Ryder Cup: Europe’s oldest player Lee Westwood loves Tyneside life, brother-in-law reveals

“Lee’s never beat me… but he’s got to give me 28 shots!” Westwood, Europe’s oldest player, loves Tyneside life, brother-in-law Sir Graham Wylie reveals

  • Lee Westwood equals Sir Nick Faldo’s record of 11 European appearances
  • He met his wife Helen through Close House and is the touring pro of the club
  • Close House owner Sir Graham Wylie says Westwood is in a confident mood
  • Westwood could become Europe’s highest ever Ryder Cup points scorer











On Sunday mornings, a short iron from the River Tyne in rural Northumberland, Lee Westwood’s friends and fellow Close House members will enjoy their very own ‘Ryder Cup’.

Sir Graham Wylie, Alan Shearer and John Carver will retire to the 19th hole on the final day in Whistling Straits to cheer on the history chasing Westwood.

At 48, he is the oldest player on both teams and equals Sir Nick Faldo’s record of 11 European appearances. He could also become the continent’s all-time highest points scorer. But on Friday, he’ll be back here to play with Wylie in a charity event. And he won’t even be a favorite.

Lee Westwood equals Sir Nick Faldo’s record of 11 European appearances at the Ryder Cup

Sir Graham Wylie (right), owner of Close House, with Westwood (L) and Renato Paratore of Italy after the final round of the British Masters in July 2020

Sir Graham Wylie (right), owner of Close House, with Westwood (L) and Renato Paratore of Italy after the final round of the British Masters in July 2020

“Because of the handicap system, he doesn’t win these things very often,” said Wylie, Westwood’s brother-in-law and owner of Close House. Sports post. “I don’t think he ever beat me – he gives me 28 shots every time. He also plays for fun more than anything, he’s just one of the guys here.

“However, he played in one club event and he was two left after nine. I said, “Come on, Lee, start showing a little.” He made four birdies of the next five. He said, “What, something like that?”.

“It’s funny when he plays on charity days and you can see how nervous the others in the fourball are. You can see they vibrate. But after a few holes, Lee relaxes them. It’s like playing with your mate, only he’s a lot better than you!’

Westwood has been the touring professional off the track for the past ten years, landing in a helicopter for the first time to play a round with Shearer in 2011. Born in Nottinghamshire, he has made his home in the North East and met his wife Helen via Close House in 2015. She caddies for him on tour, although his son, Sam, will be carrying the bag this weekend.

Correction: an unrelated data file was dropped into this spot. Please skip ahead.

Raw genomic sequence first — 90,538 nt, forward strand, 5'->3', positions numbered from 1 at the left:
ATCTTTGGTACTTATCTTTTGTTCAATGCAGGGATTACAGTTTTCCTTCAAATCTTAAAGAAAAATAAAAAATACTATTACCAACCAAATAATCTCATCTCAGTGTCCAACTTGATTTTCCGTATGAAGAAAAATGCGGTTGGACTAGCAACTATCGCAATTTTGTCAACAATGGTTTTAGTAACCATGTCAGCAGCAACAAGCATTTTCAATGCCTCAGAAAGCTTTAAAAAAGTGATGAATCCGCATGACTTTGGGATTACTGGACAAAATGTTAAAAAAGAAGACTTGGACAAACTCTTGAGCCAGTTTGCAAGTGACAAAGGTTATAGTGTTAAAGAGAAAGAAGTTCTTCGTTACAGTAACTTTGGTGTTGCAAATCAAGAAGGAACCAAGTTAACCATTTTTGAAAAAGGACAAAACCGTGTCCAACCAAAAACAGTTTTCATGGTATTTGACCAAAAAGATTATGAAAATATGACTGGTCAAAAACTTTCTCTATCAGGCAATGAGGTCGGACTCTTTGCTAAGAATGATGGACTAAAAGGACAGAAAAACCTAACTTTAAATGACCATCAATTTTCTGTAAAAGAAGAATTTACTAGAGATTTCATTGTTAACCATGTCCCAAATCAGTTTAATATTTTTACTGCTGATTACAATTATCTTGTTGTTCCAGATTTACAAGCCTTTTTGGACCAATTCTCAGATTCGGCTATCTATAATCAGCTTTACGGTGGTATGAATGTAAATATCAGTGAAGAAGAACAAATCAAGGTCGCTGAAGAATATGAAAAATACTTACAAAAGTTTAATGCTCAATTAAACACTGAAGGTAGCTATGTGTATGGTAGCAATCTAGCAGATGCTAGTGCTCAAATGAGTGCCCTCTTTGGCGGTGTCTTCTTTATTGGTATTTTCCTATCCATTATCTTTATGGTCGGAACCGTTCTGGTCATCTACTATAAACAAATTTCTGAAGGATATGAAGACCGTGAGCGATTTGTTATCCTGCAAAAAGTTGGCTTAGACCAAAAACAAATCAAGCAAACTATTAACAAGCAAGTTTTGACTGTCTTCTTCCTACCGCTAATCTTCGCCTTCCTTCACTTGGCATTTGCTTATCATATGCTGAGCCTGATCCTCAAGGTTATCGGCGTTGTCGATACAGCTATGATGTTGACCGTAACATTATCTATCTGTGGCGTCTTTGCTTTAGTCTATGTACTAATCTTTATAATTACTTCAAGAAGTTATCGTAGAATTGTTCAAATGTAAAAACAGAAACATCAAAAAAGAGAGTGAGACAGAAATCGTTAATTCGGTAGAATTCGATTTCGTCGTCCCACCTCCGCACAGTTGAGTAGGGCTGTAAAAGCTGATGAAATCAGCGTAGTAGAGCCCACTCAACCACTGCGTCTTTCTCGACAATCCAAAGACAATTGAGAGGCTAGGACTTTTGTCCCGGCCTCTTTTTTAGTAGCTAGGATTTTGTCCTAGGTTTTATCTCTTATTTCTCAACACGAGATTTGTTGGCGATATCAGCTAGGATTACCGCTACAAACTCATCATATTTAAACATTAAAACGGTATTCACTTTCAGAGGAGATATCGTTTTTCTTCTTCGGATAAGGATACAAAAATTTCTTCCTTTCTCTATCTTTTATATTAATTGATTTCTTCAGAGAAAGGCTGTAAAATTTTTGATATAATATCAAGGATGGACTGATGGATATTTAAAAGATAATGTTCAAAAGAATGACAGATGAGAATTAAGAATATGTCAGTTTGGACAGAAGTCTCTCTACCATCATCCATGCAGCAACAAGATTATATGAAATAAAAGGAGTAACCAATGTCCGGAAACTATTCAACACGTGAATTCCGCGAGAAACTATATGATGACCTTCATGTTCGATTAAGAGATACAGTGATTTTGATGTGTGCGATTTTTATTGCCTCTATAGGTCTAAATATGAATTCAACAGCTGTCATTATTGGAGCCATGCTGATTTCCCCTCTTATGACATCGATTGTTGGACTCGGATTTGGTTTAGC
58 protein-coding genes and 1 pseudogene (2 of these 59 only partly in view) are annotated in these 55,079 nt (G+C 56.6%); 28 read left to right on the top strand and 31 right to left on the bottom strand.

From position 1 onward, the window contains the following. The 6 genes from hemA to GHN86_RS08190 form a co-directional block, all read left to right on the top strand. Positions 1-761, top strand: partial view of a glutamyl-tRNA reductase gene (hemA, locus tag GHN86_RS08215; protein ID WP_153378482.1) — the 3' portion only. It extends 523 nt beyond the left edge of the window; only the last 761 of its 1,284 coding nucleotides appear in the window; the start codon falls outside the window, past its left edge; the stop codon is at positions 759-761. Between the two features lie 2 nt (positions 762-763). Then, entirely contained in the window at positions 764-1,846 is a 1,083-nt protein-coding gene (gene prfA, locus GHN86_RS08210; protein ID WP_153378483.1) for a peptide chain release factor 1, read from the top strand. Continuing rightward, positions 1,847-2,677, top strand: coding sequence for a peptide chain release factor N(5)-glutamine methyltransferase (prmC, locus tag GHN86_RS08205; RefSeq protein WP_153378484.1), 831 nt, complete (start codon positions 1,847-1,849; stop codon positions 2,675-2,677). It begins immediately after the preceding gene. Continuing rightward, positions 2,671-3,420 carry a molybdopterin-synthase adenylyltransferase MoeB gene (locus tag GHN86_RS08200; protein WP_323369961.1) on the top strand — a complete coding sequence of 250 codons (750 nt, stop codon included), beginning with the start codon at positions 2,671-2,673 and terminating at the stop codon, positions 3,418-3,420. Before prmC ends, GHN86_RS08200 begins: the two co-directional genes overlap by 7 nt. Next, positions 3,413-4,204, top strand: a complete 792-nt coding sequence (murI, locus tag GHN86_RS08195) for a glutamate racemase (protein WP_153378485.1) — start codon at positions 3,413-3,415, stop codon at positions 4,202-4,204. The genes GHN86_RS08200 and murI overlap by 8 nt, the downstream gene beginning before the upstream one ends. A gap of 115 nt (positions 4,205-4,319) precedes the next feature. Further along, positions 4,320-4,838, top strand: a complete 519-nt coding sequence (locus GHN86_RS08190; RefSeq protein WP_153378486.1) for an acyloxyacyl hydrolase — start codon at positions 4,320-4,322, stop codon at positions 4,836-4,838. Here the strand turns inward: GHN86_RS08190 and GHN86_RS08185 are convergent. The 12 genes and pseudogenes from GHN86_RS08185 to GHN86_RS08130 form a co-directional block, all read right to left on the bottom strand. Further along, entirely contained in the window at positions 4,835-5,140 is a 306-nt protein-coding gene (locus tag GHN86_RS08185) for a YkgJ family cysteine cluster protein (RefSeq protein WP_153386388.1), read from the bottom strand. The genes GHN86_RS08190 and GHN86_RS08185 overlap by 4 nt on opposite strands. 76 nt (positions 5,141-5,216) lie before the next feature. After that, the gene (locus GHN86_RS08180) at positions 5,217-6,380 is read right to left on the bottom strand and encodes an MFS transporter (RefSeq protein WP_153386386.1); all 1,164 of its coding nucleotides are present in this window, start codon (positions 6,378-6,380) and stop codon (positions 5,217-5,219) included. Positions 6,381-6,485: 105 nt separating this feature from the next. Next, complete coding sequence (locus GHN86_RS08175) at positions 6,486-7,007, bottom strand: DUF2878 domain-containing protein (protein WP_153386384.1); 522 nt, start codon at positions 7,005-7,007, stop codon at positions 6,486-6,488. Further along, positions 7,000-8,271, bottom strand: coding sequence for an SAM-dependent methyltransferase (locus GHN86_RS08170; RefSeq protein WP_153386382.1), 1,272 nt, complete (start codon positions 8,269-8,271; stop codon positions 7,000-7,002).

Westwood (R) met his wife Helen (center), who made caddies for him, through Close House in 2015

Westwood (R) met his wife Helen (center), who made caddies for him, through Close House in 2015

It all contributed to the career revival of the former world No. 1 who may have thought his Ryder Cup days were over when he missed the 2018 event in France for the first time since his rookie outing in 1997.

“Being here, and the area, he loves it, it just relaxes him,” Wylie says. “Helen is great for him. She cools him down. It’s like having your very own sports psychologist keeping you motivated and upbeat.

“On the course they don’t talk about golf. They talk about what they are going to eat or drink that evening, where they are going on vacation. It’s about mindset and being at ease.

“He does his own yardage and club selection, he knows these jobs so well by now. Mentally he is in a very good place.

“He’s 48 and still doing it at the highest level. If you had said 10 years ago that he would still do this, he might have questioned it. But it’s his passion, desire and energy that get him there. He certainly doesn’t feel old.’

Wylie spoke to Westwood, who is confident at the start of Friday

Wylie spoke to Westwood, who is confident at the start of Friday

Wylie has spoken to Westwood, and the message reaching Tyneside from Wisconsin is one of confidence.

“The Americans look very strong on paper, but they play on grass,” Wylie says. “Lee tells me that Whistling Straits is more suited to Europeans than previous US courses, because of the narrow fairways and heavy rough. They also hope that the wind will blow. They want it to be a challenge that suits the Europeans.’

Better yet for Westwood, strong storms are forecast in the northeast next week. Maybe this golf icon will finally win an event closer to home.

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